Account management is a career path focusing on customer relationships after the customer has bought a company’s product or partnered with them. An account manager’s goal is to ensure all customers or clients — known as accounts — are happy with the partnership and want to continue the working relationship. If you have excellent communication skills, can multitask like no other, and are interested in sales, account management might be the right career path for you.
In this guide, we’ll cover:
- Overview of Account Management
- Account Management Job Titles
- Pros and Cons of Working in Account Management
Overview of Account Management
Account management is concerned with the relationship between a company’s customers or clients and the company. After the client has partnered with the company or bought the company’s product, account managers are there to support them.
They talk with the client regularly to understand their needs, answer questions, and discuss relevant metrics.
For example, let’s say you work for a retail company that partners with clients who make clothes and want your company to sell their clothes at scale. As part of the account management team, you’d talk with these clients about what items of their clothes are selling well, where they’re selling best, and how your company can help them drive even more sales.
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Account management also involves client retention. Every time a customer’s contract is up for renewal, account managers will try to convince the client to renew their contract for another year or more and even upsell to get them to buy more offerings and expand their partnership. Continuing from the above example, you might try to convince the client to sell more clothes through your company (and therefore pay you more to do so).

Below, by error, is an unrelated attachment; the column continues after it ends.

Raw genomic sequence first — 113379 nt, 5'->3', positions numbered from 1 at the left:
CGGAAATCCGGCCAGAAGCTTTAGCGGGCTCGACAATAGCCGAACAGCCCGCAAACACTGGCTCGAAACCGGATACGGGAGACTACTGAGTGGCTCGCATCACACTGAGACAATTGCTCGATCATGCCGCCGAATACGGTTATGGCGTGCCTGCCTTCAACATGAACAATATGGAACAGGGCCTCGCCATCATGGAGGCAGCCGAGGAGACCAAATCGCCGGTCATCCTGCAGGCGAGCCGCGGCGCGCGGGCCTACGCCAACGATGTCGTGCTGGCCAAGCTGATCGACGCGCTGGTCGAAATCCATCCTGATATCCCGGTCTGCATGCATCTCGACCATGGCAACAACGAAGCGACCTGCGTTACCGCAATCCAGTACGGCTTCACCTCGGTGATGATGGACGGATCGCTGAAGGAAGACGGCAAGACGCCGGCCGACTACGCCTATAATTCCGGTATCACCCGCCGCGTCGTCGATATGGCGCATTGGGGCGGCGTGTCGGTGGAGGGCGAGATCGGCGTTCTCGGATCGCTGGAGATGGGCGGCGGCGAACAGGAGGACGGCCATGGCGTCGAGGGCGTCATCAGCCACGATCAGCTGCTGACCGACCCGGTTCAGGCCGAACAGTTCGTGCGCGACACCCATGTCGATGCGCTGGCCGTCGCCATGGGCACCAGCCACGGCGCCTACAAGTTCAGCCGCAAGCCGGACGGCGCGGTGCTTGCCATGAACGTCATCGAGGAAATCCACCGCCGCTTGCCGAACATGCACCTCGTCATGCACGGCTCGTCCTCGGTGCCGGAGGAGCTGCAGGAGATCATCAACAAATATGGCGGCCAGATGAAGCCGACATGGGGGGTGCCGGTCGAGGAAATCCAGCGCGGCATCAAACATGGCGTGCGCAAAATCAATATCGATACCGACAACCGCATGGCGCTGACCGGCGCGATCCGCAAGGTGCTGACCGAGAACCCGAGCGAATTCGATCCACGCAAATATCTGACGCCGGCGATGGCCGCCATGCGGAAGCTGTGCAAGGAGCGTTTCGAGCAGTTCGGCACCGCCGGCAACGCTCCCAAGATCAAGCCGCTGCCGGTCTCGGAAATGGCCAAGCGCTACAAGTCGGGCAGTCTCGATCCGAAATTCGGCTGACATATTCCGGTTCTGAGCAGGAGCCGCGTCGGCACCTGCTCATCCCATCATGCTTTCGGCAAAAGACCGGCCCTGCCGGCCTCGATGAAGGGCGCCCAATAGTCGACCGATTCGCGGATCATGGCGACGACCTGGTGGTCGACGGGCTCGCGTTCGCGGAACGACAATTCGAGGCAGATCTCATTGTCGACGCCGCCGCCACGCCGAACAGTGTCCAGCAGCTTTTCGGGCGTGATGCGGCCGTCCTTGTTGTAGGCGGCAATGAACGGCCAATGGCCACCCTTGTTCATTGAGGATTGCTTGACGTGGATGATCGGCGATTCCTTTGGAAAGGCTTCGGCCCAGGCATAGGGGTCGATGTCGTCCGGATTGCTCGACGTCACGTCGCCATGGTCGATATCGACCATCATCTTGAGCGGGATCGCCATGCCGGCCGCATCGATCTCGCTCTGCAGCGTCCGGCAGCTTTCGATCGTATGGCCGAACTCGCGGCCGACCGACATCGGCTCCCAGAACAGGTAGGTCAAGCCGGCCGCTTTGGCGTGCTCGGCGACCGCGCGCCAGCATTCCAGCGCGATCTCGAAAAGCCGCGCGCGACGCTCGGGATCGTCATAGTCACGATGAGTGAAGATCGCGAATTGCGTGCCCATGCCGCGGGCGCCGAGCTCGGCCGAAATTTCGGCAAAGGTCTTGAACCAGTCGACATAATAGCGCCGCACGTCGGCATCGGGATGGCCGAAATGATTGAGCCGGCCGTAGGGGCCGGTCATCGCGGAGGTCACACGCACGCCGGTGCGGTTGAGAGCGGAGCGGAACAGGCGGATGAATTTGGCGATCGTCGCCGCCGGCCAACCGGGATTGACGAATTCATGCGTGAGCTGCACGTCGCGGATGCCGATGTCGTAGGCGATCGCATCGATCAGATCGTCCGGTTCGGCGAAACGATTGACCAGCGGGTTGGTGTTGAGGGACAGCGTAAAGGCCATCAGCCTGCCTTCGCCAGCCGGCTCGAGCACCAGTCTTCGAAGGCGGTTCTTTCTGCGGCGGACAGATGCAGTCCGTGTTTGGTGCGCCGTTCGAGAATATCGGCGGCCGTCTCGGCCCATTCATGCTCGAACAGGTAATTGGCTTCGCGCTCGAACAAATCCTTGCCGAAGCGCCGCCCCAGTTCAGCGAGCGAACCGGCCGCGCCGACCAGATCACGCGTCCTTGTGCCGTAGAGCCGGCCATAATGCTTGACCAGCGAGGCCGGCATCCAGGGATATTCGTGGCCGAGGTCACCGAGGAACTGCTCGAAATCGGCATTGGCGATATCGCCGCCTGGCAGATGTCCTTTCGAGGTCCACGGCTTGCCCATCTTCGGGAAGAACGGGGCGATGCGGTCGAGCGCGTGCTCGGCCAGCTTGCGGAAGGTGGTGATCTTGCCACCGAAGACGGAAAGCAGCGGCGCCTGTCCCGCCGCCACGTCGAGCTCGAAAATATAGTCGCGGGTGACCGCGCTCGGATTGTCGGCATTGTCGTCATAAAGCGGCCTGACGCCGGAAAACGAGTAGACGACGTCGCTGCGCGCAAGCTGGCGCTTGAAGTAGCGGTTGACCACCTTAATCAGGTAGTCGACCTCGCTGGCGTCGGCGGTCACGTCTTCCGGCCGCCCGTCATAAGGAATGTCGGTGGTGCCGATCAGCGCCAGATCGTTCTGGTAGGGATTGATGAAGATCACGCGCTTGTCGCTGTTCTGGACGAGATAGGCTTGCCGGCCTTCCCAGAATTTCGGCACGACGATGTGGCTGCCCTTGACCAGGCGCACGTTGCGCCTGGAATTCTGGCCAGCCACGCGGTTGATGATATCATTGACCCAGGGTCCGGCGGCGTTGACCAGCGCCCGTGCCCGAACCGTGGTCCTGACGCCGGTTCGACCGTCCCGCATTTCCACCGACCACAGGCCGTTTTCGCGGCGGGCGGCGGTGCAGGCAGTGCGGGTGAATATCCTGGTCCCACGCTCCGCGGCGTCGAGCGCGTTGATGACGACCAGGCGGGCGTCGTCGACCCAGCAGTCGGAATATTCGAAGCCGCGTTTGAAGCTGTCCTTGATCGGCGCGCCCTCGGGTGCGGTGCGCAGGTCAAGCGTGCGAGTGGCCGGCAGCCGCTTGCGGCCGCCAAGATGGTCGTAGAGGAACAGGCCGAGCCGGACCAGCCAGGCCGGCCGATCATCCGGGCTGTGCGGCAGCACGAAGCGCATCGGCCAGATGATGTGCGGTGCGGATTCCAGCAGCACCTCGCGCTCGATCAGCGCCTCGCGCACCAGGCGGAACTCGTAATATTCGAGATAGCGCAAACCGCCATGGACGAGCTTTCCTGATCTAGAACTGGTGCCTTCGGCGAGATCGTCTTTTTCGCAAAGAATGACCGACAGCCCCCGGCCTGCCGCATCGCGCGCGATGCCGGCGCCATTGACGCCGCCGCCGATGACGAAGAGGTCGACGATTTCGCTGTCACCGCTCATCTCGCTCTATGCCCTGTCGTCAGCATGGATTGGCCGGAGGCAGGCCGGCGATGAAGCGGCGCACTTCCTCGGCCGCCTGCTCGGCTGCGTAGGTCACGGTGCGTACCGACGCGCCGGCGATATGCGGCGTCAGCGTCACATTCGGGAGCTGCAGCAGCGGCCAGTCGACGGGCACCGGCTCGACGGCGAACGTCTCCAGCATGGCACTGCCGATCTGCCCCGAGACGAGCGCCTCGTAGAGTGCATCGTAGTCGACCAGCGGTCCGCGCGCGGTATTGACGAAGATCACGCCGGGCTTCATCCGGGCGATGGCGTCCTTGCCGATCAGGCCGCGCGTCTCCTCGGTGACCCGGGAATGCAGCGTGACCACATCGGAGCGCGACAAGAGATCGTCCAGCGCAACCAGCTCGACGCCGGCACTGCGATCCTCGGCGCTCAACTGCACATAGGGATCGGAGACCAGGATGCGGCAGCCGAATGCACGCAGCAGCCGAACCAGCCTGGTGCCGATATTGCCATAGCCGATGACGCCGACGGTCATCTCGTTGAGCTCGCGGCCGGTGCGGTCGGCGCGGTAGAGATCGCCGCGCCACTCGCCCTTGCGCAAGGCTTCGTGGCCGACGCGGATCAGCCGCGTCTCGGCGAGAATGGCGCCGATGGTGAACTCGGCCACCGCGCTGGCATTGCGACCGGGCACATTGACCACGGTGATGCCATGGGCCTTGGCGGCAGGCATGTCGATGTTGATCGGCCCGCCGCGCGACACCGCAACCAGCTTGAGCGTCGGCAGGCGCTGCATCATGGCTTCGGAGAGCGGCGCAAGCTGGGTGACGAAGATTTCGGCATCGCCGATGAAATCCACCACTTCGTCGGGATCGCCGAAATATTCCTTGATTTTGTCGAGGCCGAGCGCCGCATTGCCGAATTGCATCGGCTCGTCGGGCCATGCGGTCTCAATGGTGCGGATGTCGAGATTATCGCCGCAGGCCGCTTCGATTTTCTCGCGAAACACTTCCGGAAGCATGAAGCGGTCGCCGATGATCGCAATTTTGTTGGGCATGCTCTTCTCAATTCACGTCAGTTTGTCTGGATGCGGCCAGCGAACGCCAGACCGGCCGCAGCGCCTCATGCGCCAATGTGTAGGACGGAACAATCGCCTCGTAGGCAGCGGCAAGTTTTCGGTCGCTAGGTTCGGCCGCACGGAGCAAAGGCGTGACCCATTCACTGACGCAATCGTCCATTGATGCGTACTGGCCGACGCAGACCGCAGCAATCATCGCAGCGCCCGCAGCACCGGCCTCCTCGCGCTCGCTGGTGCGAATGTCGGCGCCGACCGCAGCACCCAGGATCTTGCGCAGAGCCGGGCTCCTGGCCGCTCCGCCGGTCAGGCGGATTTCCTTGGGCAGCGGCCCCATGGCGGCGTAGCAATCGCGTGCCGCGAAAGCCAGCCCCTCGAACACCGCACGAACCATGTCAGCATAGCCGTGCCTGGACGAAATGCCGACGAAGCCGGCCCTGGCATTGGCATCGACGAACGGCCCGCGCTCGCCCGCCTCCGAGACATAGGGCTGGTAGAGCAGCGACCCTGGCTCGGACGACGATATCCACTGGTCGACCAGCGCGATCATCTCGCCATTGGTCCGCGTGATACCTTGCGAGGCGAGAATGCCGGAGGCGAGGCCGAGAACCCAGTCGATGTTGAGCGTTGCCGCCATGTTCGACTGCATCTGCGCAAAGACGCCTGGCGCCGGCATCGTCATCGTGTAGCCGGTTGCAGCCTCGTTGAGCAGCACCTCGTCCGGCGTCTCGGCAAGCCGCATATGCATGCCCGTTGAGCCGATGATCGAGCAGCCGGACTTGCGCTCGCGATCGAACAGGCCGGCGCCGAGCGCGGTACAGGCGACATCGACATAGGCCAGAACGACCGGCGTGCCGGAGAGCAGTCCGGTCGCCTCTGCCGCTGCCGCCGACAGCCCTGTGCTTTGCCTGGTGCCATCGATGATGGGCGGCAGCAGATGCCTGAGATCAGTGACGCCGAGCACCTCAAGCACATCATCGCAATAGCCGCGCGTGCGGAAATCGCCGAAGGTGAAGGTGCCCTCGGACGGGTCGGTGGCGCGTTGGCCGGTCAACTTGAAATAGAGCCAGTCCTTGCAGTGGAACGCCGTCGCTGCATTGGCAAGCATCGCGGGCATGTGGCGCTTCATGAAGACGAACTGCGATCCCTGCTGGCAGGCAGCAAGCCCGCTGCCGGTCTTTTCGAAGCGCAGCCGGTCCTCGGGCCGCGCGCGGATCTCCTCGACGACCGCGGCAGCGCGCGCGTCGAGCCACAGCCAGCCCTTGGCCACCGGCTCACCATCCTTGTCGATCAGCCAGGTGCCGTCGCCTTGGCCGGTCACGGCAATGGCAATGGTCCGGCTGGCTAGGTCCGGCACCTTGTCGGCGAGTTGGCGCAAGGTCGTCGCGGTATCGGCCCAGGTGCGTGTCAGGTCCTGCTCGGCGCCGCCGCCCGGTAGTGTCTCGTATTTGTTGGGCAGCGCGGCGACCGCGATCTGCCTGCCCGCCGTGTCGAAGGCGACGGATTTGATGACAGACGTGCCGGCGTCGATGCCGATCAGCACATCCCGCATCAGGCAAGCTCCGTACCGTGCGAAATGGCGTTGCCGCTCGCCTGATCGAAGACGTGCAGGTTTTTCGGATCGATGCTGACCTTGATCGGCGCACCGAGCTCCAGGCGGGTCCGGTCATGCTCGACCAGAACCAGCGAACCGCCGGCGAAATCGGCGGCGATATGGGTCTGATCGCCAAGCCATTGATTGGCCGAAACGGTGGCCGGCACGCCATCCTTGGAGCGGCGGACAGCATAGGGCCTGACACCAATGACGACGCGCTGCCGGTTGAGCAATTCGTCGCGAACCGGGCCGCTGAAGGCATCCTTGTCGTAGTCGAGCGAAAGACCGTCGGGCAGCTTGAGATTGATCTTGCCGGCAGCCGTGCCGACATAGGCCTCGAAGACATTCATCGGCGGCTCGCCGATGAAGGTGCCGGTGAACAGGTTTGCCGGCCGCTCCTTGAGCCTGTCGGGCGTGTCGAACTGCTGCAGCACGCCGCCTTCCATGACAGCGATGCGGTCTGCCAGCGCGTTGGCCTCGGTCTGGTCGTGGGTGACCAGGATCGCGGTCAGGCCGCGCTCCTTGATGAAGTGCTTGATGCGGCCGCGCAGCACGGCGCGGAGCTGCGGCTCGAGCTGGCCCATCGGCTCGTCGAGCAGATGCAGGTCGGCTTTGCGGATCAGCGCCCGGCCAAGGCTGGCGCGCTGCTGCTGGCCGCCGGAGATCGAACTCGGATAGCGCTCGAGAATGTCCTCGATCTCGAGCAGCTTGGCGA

Account Management vs. Sales
Account management and sales positions typically sit within the same side of an organization and focus on revenue and customer growth. However, their main difference is what part of the customer journey they’re involved in. Sales professionals — usually called account executives — focus on bringing in new business, whether that’s introducing them to the product, setting up meetings with buyers, or closing a deal.
>>MORE: Explore a career in sales with Forage’s sales virtual experience programs.
Account management comes after the deal has been made. Account managers work with clients and customers who have bought from the company to manage that relationship. When the client’s or customer’s contract is up for renewal, account managers will ensure the account renews or expands its deal to protect the company’s annual revenue.
Account Management Job Titles
Account management spans a wide range of industries, from retail and advertising to health care and technology. Any company that works with or sells to clients or customers likely has employees working in account management.
While you might have the title of “account manager,” there are other synonymous job titles in this profession, including:
- Client relationship manager
- Account relationship manager
- Customer manager
- Customer success manager
- Business development specialist